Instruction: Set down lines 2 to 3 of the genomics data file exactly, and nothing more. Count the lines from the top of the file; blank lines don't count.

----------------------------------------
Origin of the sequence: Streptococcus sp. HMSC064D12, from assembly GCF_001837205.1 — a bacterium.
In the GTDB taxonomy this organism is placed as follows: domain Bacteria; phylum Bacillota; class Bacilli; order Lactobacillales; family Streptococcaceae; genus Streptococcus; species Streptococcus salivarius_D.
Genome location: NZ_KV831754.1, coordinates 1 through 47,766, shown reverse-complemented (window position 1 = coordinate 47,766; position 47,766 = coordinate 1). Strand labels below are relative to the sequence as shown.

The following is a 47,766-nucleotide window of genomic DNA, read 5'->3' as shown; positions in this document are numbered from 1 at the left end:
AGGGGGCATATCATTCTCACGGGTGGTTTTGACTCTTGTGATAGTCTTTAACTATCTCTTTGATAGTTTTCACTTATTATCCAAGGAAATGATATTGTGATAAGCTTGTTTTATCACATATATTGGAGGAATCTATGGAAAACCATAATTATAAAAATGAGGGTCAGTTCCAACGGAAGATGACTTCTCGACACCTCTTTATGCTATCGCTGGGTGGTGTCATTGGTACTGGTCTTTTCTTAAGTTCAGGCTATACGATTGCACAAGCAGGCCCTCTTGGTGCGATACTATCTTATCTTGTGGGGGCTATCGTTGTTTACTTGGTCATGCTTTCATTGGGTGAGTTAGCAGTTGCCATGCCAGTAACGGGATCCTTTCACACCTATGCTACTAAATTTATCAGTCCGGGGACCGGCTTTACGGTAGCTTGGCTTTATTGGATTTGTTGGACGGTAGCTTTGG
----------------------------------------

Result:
In the GTDB taxonomy this organism is placed as follows: domain Bacteria; phylum Bacillota; class Bacilli; order Lactobacillales; family Streptococcaceae; genus Streptococcus; species Streptococcus salivarius_D.
Genome location: NZ_KV831754.1, coordinates 1 through 47,766, shown reverse-complemented (window position 1 = coordinate 47,766; position 47,766 = coordinate 1). Strand labels below are relative to the sequence as shown.